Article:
About Liver Cancer
Primary liver cancer is cancer that starts in the liver. The most common type of primary liver cancer is hepatocellular carcinoma, which occurs in the tissue of the liver. When cancer starts in other parts of the body and spreads to the liver, it is called liver metastasis.
Disease Site Team
Disease site teams, or multidisciplinary care teams, are specialists from each diagnostic, treatment and supportive care discipline working together in the same facility where state-of-the-art cancer treatment is given, and relevant research is conducted.
WHO SHOULD BE SCREENED
- Patients with known cirrhosis
- Patients with long-standing Hepatitis B infection (even in the absence of cirrhosis)
WHEN TO GET SCREENED
Every 6 months, patients should have an
- Ultrasound of the liver
- AFP tumor marker (blood test)
Talk with you doctor to see if a liver cancer screening is right for you.
Many liver cancer cases are related to the hepatitis B virus or hepatitis C virus. More than 4 million people are living with chronic Hepatitis B or chronic Hepatitis C in the United States. Most people don’t know they have the virus.
Other behaviors and conditions that increase risk for getting liver cancer are heavy alcohol use, obesity or diabetes or medical conditions such as cirrhosis or hemochromatosis.
SYMPTOMSIn its early stages, liver cancer may not have symptoms that can be seen or felt. However, as the cancer grows larger, symptoms may include discomfort in the upper abdomen on the right side, a swollen abdomen, a hard lump on the right side just below the rib cage, or pain near the right shoulder blade or in the back. Jaundice (yellowing of the skin and whites of the eyes) or easy bruising or bleeding can also be signs. Other symptoms could be unusual tiredness, nausea and vomiting, loss of appetite or weight loss for no known reason. It’s important to remember that these symptoms could also be caused by other health conditions. If you have any of these symptoms, talk to your doctor.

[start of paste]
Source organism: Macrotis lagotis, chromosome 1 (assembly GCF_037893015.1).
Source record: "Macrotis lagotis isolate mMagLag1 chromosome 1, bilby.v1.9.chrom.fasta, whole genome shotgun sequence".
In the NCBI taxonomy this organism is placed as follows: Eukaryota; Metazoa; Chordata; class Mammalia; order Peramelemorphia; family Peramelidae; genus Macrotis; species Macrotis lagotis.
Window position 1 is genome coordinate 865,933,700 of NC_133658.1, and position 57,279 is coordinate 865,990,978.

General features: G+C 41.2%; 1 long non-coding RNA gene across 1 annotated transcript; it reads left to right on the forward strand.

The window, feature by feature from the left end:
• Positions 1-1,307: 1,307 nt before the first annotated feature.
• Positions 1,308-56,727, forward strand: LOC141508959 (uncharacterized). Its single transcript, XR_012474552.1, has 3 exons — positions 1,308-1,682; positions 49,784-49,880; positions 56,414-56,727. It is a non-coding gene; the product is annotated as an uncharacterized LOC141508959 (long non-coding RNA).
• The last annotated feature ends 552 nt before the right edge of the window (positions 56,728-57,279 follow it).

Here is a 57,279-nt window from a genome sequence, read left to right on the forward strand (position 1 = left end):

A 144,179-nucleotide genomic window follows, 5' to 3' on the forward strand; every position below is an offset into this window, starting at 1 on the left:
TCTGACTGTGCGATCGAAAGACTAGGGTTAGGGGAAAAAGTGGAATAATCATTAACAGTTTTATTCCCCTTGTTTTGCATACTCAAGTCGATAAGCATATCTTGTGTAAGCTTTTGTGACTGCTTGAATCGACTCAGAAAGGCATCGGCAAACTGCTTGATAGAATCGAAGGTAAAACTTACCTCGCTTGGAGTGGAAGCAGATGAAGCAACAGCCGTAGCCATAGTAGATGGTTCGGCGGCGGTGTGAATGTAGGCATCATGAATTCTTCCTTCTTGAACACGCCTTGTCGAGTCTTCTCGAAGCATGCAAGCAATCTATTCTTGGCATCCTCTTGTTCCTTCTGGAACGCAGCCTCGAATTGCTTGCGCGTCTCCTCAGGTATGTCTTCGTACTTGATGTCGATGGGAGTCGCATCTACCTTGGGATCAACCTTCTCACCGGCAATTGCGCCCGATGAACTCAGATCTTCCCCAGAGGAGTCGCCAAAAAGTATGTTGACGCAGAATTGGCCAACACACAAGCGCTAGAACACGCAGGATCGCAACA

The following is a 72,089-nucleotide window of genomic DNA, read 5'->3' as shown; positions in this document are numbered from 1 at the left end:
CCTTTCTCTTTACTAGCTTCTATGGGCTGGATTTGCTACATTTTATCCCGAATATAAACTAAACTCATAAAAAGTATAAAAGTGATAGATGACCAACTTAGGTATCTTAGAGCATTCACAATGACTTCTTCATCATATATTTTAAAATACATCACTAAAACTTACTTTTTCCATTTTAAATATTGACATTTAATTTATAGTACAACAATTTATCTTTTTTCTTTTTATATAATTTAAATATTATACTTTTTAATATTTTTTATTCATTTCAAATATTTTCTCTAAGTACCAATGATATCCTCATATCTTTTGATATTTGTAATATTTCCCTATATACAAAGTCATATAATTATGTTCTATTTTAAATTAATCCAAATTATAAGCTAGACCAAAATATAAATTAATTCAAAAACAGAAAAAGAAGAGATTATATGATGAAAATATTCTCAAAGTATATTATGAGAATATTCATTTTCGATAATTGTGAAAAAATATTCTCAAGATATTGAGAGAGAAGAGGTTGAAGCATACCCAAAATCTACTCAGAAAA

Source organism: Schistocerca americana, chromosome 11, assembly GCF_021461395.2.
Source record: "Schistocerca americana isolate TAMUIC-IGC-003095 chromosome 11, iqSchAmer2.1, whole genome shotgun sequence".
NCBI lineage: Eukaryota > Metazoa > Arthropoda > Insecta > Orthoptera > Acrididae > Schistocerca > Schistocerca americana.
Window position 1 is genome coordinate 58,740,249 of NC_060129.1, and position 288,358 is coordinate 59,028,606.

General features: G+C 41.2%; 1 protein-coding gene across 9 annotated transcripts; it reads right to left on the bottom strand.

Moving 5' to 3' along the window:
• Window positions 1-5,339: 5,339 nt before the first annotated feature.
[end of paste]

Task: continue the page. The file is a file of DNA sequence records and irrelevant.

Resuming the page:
Clinical trials are research studies that involve human beings in order to test new ways to prevent, detect, diagnose or treat diseases. A drug must be part of a clinical trial before the FDA will approve it to be put on the market. Oncology clinical trials are conducted in order to test new drugs or a new combination of drug treatments, new surgery and radiation therapies and new medical devices.
Every cancer center patient is evaluated for participation in a clinical trial. Those who meet the criteria to participate in clinical research receive a standard of care treatment, but with the added benefit of a trial that may enhance their outcomes.
If interested in volunteering to participate in a clinical research trial, or if you have concerns about the conduct of clinical research, please contact the Clinical Research office at (225) 215-1353, or by email at firstname.lastname@example.org.
There are currently no active liver clinical trials. Please check back as we are continuously opening new studies.
- American Cancer Society: The American Cancer Society website contains information on many aspects of cancer care geared toward patients and caregivers.
- National Cancer Institute: National Cancer Institute is a federal program that is part of the National Institutes of Health. It has resources and information for patients and caregivers which is based on scientific research.
- Centers for Disease and Prevention: The Centers for Disease and Prevention website provides resources for breast cancer patients.